The municipality of Oliver Paipoonge could on the hook for a bill totalling more than $10,000 to fight Monday’s brush blaze in Stanley.

Oliver Paipoonge Fire and Emergency Services chief Mike Horan last year submitted an article to the Oliver Paipoonge News outlining the costs of the Ministry of Natural Resources fire rangers to battle a forest fire, including $2,900 per hour for water bombers.

In the article, which was published in March 2014, Horan wrote the ministry charges a $2,900 dispatch fee for a waterbomber as well as the hourly rate.

At least one water bomber was deployed for about two hours, making repeated trips from the scene to Lake Superior to fill up.
Horan also wrote there was a minimum charge of $600 or $175 per hour for MNR ground firefighters.

MNR fire information officer Jonathan Scott said four crews responded, with firefighters on scene Tuesday morning extinguishing any remaining hot spots.

It is not immediately known how many ministry ground firefighters have been deployed.

The ministry on Monday night also deployed a birddog aircraft to constantly flyover and survey the scene to advise how to attack the blaze, as well as a helicopter afterwards to search for areas still burning.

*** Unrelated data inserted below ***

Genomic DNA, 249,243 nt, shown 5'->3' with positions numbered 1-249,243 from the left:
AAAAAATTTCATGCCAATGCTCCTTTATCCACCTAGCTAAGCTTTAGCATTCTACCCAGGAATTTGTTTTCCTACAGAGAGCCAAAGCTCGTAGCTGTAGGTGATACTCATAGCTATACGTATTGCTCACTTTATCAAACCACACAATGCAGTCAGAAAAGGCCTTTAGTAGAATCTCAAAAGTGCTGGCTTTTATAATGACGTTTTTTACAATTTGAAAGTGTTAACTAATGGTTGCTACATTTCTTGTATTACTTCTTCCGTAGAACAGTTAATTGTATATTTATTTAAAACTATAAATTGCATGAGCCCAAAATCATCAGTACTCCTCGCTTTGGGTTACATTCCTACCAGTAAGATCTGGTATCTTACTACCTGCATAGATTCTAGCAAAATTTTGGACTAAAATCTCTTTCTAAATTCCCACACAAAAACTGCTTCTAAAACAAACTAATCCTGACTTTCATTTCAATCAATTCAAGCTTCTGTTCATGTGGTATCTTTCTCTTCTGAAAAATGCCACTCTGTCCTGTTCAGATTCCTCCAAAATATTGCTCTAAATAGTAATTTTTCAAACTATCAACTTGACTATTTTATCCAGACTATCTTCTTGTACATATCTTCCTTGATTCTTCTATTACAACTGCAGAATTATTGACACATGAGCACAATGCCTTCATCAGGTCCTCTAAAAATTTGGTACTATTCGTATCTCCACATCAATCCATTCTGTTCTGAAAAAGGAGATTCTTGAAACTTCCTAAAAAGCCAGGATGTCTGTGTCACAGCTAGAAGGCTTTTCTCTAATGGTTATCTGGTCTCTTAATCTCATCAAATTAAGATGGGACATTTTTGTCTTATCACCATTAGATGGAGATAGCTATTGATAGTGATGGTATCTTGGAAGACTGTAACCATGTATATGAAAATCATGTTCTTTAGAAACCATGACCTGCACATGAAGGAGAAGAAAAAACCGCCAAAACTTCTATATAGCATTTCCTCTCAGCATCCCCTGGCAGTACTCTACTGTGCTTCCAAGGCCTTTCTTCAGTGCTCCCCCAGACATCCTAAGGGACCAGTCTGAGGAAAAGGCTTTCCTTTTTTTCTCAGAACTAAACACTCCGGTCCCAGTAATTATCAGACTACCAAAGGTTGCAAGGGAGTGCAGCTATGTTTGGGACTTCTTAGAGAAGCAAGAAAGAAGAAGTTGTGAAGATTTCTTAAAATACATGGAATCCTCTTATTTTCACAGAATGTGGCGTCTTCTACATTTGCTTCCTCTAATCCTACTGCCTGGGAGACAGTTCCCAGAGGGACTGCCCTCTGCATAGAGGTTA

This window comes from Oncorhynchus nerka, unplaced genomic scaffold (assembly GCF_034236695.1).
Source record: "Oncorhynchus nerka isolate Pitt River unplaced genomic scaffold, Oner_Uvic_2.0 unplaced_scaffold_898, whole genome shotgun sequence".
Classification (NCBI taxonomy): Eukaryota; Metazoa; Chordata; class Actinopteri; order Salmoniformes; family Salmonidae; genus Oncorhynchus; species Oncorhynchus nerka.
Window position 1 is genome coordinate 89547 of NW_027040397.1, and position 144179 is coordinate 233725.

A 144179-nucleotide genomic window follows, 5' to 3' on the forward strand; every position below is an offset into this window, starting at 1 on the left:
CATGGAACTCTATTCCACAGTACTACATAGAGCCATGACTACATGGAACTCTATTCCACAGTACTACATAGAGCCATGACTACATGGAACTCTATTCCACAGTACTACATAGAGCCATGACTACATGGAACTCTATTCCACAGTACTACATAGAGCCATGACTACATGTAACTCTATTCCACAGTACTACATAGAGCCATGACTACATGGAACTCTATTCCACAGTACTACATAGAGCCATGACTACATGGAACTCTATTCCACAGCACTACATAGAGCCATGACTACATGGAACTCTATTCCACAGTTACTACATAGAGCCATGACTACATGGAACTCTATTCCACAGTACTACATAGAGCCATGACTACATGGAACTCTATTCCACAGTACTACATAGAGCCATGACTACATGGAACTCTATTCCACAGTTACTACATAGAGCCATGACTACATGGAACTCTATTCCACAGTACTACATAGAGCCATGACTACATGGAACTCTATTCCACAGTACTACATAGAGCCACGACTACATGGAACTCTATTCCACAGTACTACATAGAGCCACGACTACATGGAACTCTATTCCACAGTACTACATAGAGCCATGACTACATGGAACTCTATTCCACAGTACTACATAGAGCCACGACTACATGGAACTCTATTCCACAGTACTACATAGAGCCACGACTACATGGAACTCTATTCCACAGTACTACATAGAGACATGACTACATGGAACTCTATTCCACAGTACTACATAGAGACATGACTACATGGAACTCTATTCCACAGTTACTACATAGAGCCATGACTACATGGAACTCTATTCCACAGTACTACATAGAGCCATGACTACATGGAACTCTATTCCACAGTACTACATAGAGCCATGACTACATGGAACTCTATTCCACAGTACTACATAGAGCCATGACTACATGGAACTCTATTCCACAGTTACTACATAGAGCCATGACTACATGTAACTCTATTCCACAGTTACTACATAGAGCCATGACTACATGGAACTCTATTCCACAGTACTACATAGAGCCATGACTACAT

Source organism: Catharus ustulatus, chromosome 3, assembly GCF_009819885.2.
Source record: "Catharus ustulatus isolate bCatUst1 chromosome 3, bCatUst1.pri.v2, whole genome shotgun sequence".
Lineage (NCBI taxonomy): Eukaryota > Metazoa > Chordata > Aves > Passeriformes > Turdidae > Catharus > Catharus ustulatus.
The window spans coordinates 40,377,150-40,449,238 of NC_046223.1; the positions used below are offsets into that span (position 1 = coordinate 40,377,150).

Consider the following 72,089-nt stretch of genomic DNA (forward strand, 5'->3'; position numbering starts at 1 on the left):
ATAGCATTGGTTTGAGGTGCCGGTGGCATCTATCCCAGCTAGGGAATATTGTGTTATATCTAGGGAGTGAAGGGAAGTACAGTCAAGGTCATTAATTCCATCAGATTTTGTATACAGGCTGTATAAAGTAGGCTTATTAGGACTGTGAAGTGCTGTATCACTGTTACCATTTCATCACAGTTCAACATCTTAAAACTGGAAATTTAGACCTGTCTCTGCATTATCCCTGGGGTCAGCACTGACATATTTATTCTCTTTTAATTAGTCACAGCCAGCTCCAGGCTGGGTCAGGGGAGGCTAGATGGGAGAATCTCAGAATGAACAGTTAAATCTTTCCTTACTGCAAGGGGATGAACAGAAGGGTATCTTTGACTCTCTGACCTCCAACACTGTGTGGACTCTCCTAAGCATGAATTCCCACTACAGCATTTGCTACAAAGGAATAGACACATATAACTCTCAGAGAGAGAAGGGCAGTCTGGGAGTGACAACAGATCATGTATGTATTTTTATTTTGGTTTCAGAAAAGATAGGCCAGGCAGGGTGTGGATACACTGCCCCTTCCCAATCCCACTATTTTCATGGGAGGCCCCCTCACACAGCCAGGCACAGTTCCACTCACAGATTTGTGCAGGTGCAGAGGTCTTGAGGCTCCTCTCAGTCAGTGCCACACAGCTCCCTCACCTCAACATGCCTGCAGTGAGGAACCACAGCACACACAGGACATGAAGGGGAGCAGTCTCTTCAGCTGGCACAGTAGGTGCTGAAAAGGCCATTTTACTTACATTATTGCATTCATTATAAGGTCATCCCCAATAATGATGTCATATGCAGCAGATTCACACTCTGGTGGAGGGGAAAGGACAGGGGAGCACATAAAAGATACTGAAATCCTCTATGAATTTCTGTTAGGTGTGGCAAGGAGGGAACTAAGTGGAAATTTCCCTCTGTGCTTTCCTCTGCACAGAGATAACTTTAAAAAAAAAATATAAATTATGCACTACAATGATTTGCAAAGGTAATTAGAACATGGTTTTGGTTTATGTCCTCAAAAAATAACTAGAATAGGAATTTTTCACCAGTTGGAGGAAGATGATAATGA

Oliver Paipoonge chief administrative officer Peggy Dupuis on Tuesday confirmed the municipality has an agreement with the MNR to pay for forest firefighting assistance. She did not have information available to provide more specific details of the costs.

Fire crews were alerted to the blaze at about 5:30 p.m. Monday night, which burned about 20 hectares in a wooded area behind Pebblestone Road off Highway 11/17. Crews from Oliver Paipoonge and Conmee responded along with the ministry.

The fire was said to have come within 200 feet of the Stanley Hill Cemetery, as well as 100 to 150 metres of the four or five nearby homes on Pebblestone Road.

Despite the proximity, the fire did not destroy any values and there are no injuries.

Smoke from the blaze could be seen well within Thunder Bay city limits.

An investigation into the cause of the fire began earlier Tuesday.

If the investigation determines the fire to be human caused, the person responsible could be billed or fined if charges are laid under municipal bylaw.